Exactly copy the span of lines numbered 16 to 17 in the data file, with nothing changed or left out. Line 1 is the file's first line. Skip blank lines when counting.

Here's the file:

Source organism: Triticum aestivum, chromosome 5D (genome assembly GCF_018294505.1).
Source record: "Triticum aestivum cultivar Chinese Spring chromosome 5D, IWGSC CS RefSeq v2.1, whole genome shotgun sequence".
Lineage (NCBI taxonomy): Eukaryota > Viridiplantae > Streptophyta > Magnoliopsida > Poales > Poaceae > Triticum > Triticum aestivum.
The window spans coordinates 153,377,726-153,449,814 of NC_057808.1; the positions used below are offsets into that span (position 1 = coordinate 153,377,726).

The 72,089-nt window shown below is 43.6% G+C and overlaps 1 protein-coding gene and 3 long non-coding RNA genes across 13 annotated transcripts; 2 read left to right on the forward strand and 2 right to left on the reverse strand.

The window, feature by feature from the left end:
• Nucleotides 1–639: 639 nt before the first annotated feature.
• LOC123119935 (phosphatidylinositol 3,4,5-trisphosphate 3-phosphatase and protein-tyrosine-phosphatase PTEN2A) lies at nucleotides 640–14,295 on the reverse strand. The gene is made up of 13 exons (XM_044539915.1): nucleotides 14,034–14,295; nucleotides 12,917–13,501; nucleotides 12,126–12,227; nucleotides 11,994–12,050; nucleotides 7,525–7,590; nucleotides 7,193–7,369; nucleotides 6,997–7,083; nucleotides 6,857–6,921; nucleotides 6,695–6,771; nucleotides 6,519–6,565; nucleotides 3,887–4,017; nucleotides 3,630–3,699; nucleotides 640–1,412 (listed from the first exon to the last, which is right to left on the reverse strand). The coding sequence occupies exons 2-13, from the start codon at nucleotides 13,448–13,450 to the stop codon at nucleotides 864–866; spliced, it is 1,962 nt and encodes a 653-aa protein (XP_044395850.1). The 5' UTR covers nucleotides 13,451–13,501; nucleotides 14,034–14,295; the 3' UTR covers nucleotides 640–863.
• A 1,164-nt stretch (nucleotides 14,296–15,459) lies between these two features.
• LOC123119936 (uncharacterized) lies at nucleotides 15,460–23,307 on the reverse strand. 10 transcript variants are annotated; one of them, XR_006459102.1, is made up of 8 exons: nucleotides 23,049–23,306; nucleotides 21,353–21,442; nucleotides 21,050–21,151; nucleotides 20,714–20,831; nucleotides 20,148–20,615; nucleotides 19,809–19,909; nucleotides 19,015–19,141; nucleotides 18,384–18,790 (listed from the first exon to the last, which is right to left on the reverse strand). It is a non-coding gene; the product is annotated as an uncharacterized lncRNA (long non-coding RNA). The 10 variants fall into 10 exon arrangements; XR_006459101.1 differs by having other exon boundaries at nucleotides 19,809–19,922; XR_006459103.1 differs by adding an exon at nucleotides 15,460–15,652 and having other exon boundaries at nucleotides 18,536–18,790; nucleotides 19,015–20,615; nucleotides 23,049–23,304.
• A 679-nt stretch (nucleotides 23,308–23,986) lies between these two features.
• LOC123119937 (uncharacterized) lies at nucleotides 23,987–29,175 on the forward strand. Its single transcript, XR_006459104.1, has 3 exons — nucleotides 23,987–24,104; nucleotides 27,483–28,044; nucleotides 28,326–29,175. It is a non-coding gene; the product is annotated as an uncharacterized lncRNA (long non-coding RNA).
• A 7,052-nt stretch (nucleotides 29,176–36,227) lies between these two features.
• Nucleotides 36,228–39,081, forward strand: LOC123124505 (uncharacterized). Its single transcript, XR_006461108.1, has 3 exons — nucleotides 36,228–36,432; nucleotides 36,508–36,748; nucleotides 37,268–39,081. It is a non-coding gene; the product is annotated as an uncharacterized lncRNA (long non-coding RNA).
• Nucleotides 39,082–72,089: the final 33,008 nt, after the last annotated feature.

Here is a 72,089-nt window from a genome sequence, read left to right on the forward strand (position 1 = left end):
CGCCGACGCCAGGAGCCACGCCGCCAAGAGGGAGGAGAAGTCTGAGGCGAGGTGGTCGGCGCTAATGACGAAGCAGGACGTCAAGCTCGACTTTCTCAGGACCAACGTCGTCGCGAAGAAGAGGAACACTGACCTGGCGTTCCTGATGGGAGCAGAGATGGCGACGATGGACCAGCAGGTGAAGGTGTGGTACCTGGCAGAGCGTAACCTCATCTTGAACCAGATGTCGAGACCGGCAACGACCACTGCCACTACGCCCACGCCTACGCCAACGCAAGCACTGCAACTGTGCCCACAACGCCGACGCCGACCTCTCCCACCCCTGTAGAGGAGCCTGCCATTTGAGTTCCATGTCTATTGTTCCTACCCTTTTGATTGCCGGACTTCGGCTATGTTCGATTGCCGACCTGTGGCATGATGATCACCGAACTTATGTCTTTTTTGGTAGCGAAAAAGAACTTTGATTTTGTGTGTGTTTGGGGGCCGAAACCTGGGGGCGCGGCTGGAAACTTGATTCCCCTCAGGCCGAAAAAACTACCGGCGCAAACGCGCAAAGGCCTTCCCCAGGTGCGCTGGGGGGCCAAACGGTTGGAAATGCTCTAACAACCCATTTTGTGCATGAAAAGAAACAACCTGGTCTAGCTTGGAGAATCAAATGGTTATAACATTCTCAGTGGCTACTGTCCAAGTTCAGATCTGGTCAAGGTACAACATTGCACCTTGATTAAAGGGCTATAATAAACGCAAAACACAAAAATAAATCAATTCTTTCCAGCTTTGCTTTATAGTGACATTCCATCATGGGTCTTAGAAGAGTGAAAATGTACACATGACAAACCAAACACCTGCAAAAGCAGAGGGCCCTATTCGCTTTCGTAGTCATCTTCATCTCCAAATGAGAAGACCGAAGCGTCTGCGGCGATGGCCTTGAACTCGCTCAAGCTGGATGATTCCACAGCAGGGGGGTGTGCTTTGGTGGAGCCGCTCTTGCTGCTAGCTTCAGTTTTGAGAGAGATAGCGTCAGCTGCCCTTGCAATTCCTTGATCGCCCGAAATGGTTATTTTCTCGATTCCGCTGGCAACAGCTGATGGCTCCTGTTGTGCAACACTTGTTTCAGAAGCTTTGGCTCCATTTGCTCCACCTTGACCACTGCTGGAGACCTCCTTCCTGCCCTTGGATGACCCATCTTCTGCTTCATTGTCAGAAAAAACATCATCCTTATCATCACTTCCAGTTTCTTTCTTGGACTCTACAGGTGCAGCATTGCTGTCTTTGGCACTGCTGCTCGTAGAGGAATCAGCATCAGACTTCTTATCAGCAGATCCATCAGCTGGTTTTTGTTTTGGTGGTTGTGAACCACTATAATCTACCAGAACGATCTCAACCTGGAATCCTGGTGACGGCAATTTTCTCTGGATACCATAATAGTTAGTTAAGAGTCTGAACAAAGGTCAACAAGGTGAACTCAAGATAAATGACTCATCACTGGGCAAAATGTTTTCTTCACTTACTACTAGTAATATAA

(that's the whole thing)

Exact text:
Here is a 72,089-nt window from a genome sequence, read left to right on the forward strand (position 1 = left end):
CGCCGACGCCAGGAGCCACGCCGCCAAGAGGGAGGAGAAGTCTGAGGCGAGGTGGTCGGCGCTAATGACGAAGCAGGACGTCAAGCTCGACTTTCTCAGGACCAACGTCGTCGCGAAGAAGAGGAACACTGACCTGGCGTTCCTGATGGGAGCAGAGATGGCGACGATGGACCAGCAGGTGAAGGTGTGGTACCTGGCAGAGCGTAACCTCATCTTGAACCAGATGTCGAGACCGGCAACGACCACTGCCACTACGCCCACGCCTACGCCAACGCAAGCACTGCAACTGTGCCCACAACGCCGACGCCGACCTCTCCCACCCCTGTAGAGGAGCCTGCCATTTGAGTTCCATGTCTATTGTTCCTACCCTTTTGATTGCCGGACTTCGGCTATGTTCGATTGCCGACCTGTGGCATGATGATCACCGAACTTATGTCTTTTTTGGTAGCGAAAAAGAACTTTGATTTTGTGTGTGTTTGGGGGCCGAAACCTGGGGGCGCGGCTGGAAACTTGATTCCCCTCAGGCCGAAAAAACTACCGGCGCAAACGCGCAAAGGCCTTCCCCAGGTGCGCTGGGGGGCCAAACGGTTGGAAATGCTCTAACAACCCATTTTGTGCATGAAAAGAAACAACCTGGTCTAGCTTGGAGAATCAAATGGTTATAACATTCTCAGTGGCTACTGTCCAAGTTCAGATCTGGTCAAGGTACAACATTGCACCTTGATTAAAGGGCTATAATAAACGCAAAACACAAAAATAAATCAATTCTTTCCAGCTTTGCTTTATAGTGACATTCCATCATGGGTCTTAGAAGAGTGAAAATGTACACATGACAAACCAAACACCTGCAAAAGCAGAGGGCCCTATTCGCTTTCGTAGTCATCTTCATCTCCAAATGAGAAGACCGAAGCGTCTGCGGCGATGGCCTTGAACTCGCTCAAGCTGGATGATTCCACAGCAGGGGGGTGTGCTTTGGTGGAGCCGCTCTTGCTGCTAGCTTCAGTTTTGAGAGAGATAGCGTCAGCTGCCCTTGCAATTCCTTGATCGCCCGAAATGGTTATTTTCTCGATTCCGCTGGCAACAGCTGATGGCTCCTGTTGTGCAACACTTGTTTCAGAAGCTTTGGCTCCATTTGCTCCACCTTGACCACTGCTGGAGACCTCCTTCCTGCCCTTGGATGACCCATCTTCTGCTTCATTGTCAGAAAAAACATCATCCTTATCATCACTTCCAGTTTCTTTCTTGGACTCTACAGGTGCAGCATTGCTGTCTTTGGCACTGCTGCTCGTAGAGGAATCAGCATCAGACTTCTTATCAGCAGATCCATCAGCTGGTTTTTGTTTTGGTGGTTGTGAACCACTATAATCTACCAGAACGATCTCAACCTGGAATCCTGGTGACGGCAATTTTCTCTGGATACCATAATAGTTAGTTAAGAGTCTGAACAAAGGTCAACAAGGTGAACTCAAGATAAATGACTCATCACTGGGCAAAATGTTTTCTTCACTTACTACTAGTAATATAA